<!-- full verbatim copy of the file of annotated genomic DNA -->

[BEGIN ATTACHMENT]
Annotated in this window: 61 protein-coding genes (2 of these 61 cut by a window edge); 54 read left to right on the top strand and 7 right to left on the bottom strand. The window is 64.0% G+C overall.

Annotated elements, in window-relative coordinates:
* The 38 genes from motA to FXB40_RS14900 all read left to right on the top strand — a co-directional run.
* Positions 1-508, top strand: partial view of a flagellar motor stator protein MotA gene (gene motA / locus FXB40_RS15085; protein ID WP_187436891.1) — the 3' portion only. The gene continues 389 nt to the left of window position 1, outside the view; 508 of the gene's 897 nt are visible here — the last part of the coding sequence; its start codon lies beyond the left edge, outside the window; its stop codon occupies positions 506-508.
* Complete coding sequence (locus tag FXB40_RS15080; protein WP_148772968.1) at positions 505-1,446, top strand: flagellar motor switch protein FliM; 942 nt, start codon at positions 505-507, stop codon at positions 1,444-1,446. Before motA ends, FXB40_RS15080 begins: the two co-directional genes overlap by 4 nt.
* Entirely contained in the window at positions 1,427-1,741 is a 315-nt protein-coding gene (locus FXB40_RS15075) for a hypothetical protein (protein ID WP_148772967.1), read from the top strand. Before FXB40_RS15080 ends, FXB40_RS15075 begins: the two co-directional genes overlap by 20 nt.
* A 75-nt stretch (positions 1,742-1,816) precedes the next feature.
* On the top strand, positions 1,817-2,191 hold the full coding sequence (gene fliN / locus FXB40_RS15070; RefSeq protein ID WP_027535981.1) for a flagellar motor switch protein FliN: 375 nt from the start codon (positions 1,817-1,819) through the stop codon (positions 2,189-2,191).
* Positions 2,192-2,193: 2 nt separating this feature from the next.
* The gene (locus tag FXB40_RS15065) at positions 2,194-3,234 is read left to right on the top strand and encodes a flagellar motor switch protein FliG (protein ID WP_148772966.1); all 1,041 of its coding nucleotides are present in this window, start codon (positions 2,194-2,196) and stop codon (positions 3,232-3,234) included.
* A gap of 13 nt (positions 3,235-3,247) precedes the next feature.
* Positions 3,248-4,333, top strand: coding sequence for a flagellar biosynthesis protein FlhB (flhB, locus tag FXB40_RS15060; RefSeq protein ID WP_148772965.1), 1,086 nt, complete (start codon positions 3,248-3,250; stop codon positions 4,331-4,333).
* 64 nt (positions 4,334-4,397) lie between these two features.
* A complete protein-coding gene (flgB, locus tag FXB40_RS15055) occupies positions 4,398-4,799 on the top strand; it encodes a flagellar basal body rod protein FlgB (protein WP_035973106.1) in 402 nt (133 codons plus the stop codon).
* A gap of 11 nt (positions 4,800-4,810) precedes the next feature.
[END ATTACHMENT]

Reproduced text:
Annotated in this window: 61 protein-coding genes (2 of these 61 cut by a window edge); 54 read left to right on the top strand and 7 right to left on the bottom strand. The window is 64.0% G+C overall.

Annotated elements, in window-relative coordinates:
* The 38 genes from motA to FXB40_RS14900 all read left to right on the top strand — a co-directional run.
* Positions 1-508, top strand: partial view of a flagellar motor stator protein MotA gene (gene motA / locus FXB40_RS15085; protein ID WP_187436891.1) — the 3' portion only. The gene continues 389 nt to the left of window position 1, outside the view; 508 of the gene's 897 nt are visible here — the last part of the coding sequence; its start codon lies beyond the left edge, outside the window; its stop codon occupies positions 506-508.
* Complete coding sequence (locus tag FXB40_RS15080; protein WP_148772968.1) at positions 505-1,446, top strand: flagellar motor switch protein FliM; 942 nt, start codon at positions 505-507, stop codon at positions 1,444-1,446. Before motA ends, FXB40_RS15080 begins: the two co-directional genes overlap by 4 nt.
* Entirely contained in the window at positions 1,427-1,741 is a 315-nt protein-coding gene (locus FXB40_RS15075) for a hypothetical protein (protein ID WP_148772967.1), read from the top strand. Before FXB40_RS15080 ends, FXB40_RS15075 begins: the two co-directional genes overlap by 20 nt.
* A 75-nt stretch (positions 1,742-1,816) precedes the next feature.
* On the top strand, positions 1,817-2,191 hold the full coding sequence (gene fliN / locus FXB40_RS15070; RefSeq protein ID WP_027535981.1) for a flagellar motor switch protein FliN: 375 nt from the start codon (positions 1,817-1,819) through the stop codon (positions 2,189-2,191).
* Positions 2,192-2,193: 2 nt separating this feature from the next.
* The gene (locus tag FXB40_RS15065) at positions 2,194-3,234 is read left to right on the top strand and encodes a flagellar motor switch protein FliG (protein ID WP_148772966.1); all 1,041 of its coding nucleotides are present in this window, start codon (positions 2,194-2,196) and stop codon (positions 3,232-3,234) included.
* A gap of 13 nt (positions 3,235-3,247) precedes the next feature.
* Positions 3,248-4,333, top strand: coding sequence for a flagellar biosynthesis protein FlhB (flhB, locus tag FXB40_RS15060; RefSeq protein ID WP_148772965.1), 1,086 nt, complete (start codon positions 3,248-3,250; stop codon positions 4,331-4,333).
* 64 nt (positions 4,334-4,397) lie between these two features.
* A complete protein-coding gene (flgB, locus tag FXB40_RS15055) occupies positions 4,398-4,799 on the top strand; it encodes a flagellar basal body rod protein FlgB (protein WP_035973106.1) in 402 nt (133 codons plus the stop codon).
* A gap of 11 nt (positions 4,800-4,810) precedes the next feature.